As you know, through winter we heat our home and cook using a woodstove, so we produce lots of wood ash as a result.
Our previous woodstove had a very clever design where the ash tray can be pulled out and emptied easily, this makes cleaning much more pleasant than when you have to scoop out all the ash. Our current woodstove requires scooping, which can create a bit of dust in the lounge room. We have to clean out the ash tray every couple of days if we have the woodstove burning every day.
|A bucket of wood ash|
We don't see the ash as a waste product though. Wood ash is all the mineral matter remaining from the wood that was burnt, so its great for adding minerals to garden soil. It usually also contains some unburnt carbon (biochar). I spread the ash through the garden and tip it into the compost as well. Wood ash is good for chickens to dust bath with, so I put it in their nesting boxes with a layer of wood shavings.
|Spreading wood ash on the garden - I just hose it into the soil|
I thought it would be simple to find out the mineral composition of ash, but it took me a while to figure out why the elemental composition didn't add to 100%. Then I realised the balance is oxygen, as all the elements are present as mineral oxides.
Anyway, the composition depends on species of wood, the part of the tree, the growing conditions AND the temperature of the fire, but roughly, its 30-60% calcium oxide, 20% potassium oxide, 10% magnesium oxide, 10% sulphur oxide, and small amounts of iron and sodium oxides, as well as trace minerals. So wood ash is a good source of calcium and potassium, and some other minor minerals. Both calcium and potassium and very important for healthy plants, so wood ash is a great way to return these minerals to the soil.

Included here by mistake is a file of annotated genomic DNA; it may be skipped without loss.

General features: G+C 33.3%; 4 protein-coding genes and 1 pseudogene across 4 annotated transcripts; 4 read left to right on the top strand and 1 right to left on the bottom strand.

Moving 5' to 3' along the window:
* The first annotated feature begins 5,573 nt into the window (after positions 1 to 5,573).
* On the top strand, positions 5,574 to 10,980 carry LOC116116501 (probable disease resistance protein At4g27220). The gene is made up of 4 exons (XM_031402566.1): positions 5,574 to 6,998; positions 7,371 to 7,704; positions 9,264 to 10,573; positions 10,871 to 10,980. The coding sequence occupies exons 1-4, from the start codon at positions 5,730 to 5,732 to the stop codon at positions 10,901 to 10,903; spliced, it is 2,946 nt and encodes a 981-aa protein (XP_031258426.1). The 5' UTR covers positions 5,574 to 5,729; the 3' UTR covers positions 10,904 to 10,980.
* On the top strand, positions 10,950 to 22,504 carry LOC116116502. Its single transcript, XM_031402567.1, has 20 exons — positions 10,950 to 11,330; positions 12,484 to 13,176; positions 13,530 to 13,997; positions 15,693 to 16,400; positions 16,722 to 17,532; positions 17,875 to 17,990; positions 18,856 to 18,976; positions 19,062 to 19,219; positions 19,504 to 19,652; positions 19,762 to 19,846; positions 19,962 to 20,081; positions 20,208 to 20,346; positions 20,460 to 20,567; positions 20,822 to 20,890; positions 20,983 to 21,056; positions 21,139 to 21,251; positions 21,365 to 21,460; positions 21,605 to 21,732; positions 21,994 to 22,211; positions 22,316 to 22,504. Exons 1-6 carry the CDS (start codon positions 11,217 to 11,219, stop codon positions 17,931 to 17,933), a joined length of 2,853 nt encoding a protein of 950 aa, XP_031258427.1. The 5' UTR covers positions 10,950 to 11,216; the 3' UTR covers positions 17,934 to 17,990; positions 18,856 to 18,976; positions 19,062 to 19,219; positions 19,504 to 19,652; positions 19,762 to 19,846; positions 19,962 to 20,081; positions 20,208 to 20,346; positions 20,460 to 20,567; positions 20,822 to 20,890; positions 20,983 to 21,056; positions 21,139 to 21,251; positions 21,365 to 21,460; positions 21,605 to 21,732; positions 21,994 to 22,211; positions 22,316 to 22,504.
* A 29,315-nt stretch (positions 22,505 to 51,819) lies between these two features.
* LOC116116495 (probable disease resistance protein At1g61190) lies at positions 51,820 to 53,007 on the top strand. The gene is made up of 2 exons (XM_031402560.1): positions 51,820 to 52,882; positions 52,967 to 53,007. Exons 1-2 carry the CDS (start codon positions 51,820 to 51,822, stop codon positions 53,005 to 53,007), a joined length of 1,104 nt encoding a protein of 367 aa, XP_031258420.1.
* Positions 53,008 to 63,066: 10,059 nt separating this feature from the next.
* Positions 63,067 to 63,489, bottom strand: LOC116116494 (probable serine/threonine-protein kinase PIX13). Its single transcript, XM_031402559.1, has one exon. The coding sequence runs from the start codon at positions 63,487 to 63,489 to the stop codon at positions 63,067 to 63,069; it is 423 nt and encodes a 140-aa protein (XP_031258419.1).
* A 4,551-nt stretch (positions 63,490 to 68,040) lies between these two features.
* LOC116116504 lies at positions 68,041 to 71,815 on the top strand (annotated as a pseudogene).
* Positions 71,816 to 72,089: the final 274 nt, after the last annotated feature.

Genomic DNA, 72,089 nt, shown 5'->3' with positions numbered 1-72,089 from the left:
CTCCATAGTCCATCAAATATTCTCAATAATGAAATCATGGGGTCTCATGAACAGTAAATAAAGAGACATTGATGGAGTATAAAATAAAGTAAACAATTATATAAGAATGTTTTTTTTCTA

|The clever ash tray on our wood stove|
Two things to consider before you start spreading wood ash around:
1) make sure it is completely cold. I spread ash directly from the woodstove onto dry mulch once and had to very quickly stamp out a fire, even though it didn't seem hot at the time, it was still very hot inside. Its also best to use a metal bucket to store ashes, plenty of fires start from plastic buckets of ash melting through, and keep the bucket on concrete or dirt rather than wood or plastic.
2) test your soil pH as all those mineral oxides form hydroxides with water, which will increase soil pH. Soil pH tends to decrease as calcium ions are leached, so usually it is safe to add wood ash to maintain calcium ions and a neutral pH (7), but if you have naturally high pH soil, then don't add wood ash.
Speaking of hydroxides, the other use for wood ash is to soak it in water to make lye for soap making. This is the traditional method, and much more difficult that using purified sodium hydroxide (caustic soda) like we can do today. I'm tempted to give it a go one day though.
How do you use your wood ash?
Other posts about woodstoves